IGC activities include participants from different social backgrounds, disciplines, and ethnic and religious backgrounds. Although IGC’s original inspiration comes from the teachings and experience of the Bahá’í Faith, its activities are of an academic and non-religious nature, and welcome perspectives from all faiths and philosophical perspectives. Although our activities are rooted in academic research, teaching and exchange, we consider that the generation and application of knowledge is an activity in which all people can and should participate.

 

IGC activities strive to promote a culture of collective discourse which is free of partisanship, sectarianism, dogmatism, polemics and divisiveness. Rather, we aim to promote a discourse which draws on the noble aspirations of the human spirit, begins and ends with a humble posture of learning and investigation of truth, and encourages variety and differences in points of view while at the same time strengthening the unity and friendship amongst the participants.

 

Partners

 

Most IGC projects and activities are jointly carried out with institutional partners. While most of our partners are academic institutions, they also include government agencies, NGOs and religious communities. Long-term exchanges or formal collaborations have been established with Shandong University (1996), the Institute for World Religions of the China Academy of Social Sciences (2000), the Research Centre of the State Administration of Religious Affairs (2006), the Institute of Religious Studies of the Shanghai Academy of Social Sciences (2007), the Development Research Centre of the State Council (2010), Peking University (2012) and Guangzhou University (2012). The themes of collaborative research and conferences have included the history, teachings, community and social engagement of the Bahá’í faith; the translation of religious texts; hermeneutics; interfaith dialogue; science, religion and development; religion and social harmony; spiritual education; community building; social development; world citizenship; global governance; and the oneness of humanity (Datong).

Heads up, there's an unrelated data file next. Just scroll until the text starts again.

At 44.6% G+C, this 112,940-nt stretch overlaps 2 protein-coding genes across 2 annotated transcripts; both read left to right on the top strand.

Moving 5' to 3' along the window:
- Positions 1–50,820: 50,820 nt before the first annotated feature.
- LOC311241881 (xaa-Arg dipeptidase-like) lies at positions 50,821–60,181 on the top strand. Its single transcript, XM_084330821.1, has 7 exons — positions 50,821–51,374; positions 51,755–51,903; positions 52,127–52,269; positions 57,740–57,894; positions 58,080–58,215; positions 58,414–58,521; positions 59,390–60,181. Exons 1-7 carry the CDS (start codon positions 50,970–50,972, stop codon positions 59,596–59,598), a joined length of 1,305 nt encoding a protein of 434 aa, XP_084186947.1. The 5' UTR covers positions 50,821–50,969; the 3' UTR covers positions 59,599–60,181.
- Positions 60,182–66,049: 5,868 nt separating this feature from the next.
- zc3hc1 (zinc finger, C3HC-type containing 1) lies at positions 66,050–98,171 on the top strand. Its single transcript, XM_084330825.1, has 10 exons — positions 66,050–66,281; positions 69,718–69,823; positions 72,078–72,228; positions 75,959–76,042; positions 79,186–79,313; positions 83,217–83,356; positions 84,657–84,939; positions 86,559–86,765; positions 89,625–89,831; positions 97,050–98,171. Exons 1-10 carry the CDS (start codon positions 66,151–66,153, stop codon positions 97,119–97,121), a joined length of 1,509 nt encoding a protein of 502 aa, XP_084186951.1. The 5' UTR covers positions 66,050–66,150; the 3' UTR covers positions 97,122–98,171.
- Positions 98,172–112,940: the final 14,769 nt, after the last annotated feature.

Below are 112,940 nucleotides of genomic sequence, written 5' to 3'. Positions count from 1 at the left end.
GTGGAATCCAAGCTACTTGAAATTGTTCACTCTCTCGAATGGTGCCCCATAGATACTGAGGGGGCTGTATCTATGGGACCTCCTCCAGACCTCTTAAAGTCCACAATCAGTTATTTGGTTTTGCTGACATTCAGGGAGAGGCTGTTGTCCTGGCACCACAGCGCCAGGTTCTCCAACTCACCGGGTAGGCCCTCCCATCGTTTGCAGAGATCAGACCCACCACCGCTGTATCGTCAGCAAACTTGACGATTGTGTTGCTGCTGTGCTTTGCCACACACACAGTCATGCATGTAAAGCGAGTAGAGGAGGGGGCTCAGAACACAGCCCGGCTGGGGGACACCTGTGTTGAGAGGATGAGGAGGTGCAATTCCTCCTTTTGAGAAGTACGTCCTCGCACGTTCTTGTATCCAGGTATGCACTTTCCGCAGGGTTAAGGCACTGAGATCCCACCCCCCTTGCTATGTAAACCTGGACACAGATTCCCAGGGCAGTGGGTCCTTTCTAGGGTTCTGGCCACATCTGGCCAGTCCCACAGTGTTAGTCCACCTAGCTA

Lines of action

 

Within the framework of its mission, IGC organizes or participates in two main types of activities, which are mutually enriching and reinforcing. The first is formal academic activities in collaboration with our institutional partners, including academic conferences, seminars, lectures, research projects, and publications.

 

The second line of action involves collaborative discussion, study and research in more informal settings with participants of a range of disciplines and backgrounds. The purpose of this discourse is to develop the capacity to contribute to and engage with an evolving conceptual framework that can guide and inform the work of applying spiritual principles and scientific knowledge to the process of building a global civilization in the Chinese context. This activity takes place in small-scale, informal workshops and discussions; the insights generated from such activities may be drafted in the form of a discussion paper, such as the document “Rethinking the nature of religion and its relationship with society”, issued in 2014.